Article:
What does a Black Belt mean? Ask 10 martial arts instructors and you’re bound to get 10 different answers. A better question might be, “What does a Black Belt mean to you?” I don’t think that there is an objective, universal answer, so I challenge you to ponder this question for yourself.
It might help to start by thinking about what a Black Belt is not. In my opinion, a Black Belt does not necessarily mean that person is the toughest person around, and someone who abuses their body with drugs or an unhealthy lifestyle is certainly not practicing Black Belt excellence. They may have a belt around their waist that happens to be black, but until they make the adjustments and work to get back on track they are not truly a Black Belt. I believe that such a person could become a Black Belt once more, but again, these are my beliefs, and I challenge you to think about this for yourself.
I wish that I could tell you that once you become a Black Belt life is perfect and all your worries are over! However, that is not the case, and actually I am glad it isn’t; how boring would life be without any challenges? In many ways, life may actually be harder for a Black Belt, since they weigh the impact of all of their actions. They would not allow themselves to overindulge in their favorite food or video game, but instead strive to make each day productive.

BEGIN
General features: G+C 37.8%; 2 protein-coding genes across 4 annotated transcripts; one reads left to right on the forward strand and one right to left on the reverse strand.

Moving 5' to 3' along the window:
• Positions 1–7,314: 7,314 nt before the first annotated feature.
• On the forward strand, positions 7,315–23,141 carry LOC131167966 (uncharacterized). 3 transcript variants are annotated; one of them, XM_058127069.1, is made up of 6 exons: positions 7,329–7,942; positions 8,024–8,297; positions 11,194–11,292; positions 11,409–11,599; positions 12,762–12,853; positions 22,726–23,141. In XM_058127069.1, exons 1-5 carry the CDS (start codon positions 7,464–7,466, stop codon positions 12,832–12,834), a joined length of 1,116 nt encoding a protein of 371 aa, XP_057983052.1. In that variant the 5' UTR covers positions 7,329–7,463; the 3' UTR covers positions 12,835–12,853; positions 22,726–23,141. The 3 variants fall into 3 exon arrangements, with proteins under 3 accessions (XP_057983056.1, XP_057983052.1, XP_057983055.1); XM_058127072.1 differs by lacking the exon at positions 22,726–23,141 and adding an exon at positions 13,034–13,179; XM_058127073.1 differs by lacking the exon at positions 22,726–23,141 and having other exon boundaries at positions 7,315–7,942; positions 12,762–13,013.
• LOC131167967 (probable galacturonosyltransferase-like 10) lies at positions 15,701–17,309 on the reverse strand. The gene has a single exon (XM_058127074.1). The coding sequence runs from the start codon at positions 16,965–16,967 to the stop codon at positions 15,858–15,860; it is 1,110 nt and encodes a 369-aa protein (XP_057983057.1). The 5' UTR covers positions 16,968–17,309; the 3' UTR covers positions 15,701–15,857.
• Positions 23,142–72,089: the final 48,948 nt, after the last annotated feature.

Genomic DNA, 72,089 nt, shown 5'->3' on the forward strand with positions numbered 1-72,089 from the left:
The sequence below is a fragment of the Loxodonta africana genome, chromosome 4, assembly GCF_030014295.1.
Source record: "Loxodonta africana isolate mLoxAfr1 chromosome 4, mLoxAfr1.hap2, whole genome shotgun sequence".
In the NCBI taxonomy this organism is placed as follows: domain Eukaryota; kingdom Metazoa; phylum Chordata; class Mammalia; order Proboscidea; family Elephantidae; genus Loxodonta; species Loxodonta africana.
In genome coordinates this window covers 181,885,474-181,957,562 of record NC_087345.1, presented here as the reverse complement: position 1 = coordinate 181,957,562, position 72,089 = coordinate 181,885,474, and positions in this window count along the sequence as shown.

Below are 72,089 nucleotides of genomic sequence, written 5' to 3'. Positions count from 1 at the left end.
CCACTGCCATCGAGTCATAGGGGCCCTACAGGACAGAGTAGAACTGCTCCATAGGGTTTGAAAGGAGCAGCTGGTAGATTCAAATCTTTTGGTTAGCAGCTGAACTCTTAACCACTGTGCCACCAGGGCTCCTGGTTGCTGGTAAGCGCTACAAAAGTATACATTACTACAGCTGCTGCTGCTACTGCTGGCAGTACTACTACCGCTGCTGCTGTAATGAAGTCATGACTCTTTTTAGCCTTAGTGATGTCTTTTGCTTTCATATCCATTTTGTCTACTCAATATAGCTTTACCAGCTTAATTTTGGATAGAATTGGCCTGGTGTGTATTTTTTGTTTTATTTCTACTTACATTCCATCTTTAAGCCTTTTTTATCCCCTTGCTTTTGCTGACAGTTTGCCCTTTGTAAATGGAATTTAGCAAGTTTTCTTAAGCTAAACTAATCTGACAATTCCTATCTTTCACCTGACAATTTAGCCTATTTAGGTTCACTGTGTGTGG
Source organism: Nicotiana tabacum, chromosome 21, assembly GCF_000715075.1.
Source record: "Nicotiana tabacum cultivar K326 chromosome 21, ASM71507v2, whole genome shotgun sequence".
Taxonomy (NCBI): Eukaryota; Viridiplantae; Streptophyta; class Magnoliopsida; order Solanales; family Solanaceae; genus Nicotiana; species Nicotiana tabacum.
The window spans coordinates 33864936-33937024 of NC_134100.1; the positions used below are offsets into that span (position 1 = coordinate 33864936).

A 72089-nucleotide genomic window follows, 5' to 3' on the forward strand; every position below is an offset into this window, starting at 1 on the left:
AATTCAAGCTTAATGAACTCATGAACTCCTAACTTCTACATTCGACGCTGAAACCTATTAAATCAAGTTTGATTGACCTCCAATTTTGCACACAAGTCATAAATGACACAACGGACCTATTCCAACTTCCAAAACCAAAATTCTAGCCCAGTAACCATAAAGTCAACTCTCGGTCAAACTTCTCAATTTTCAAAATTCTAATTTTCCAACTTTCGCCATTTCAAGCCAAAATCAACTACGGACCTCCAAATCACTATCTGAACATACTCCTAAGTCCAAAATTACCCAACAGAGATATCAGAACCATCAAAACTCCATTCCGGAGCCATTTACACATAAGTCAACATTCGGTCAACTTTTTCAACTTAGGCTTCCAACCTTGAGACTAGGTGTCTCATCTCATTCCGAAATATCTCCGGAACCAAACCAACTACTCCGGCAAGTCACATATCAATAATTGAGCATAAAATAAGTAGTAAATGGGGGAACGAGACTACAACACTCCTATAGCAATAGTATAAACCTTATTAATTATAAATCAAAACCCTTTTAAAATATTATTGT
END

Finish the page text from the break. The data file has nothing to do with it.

While the Black Belt lifestyle may present as many (if not more) challenges than the average lifestyle, the Black Belt is well equipped to deal with such challenges when they do occur. The Black Belt has learned that with hard work and persistence they can overcome obstacles and achieve goals.
As an instructor, I believe one of the most important aspects of teaching is challenging our students to think about the impact of their actions. I want them asking questions like, “Should I eat this, or that?” “No one saw me break the lamp, should I blame it on the dog? Why or why not?” “There is a student at school sitting alone at the lunch table, should I ask him or her to join us? Why?”
The Black Belt does not wander through life being led solely by base desire and instinct. The Black Belt constantly asks him or herself how his or her actions will affect their own lives, as well as those of others.
I look at our students and see the epitome of what a Black Belt means to me. Our Black Belts that are working toward their Second Degree Black Belts exemplify the characteristics I’ve mentioned above in their words and deeds. Even many of our students that are working towards their first Black Belt are already demonstrating Black Belt excellence in their techniques and interactions with others. Of course, each one is different, but each one now sees life through “Black Belt eyes,” with a deep belief in their own ability to achieve their goals.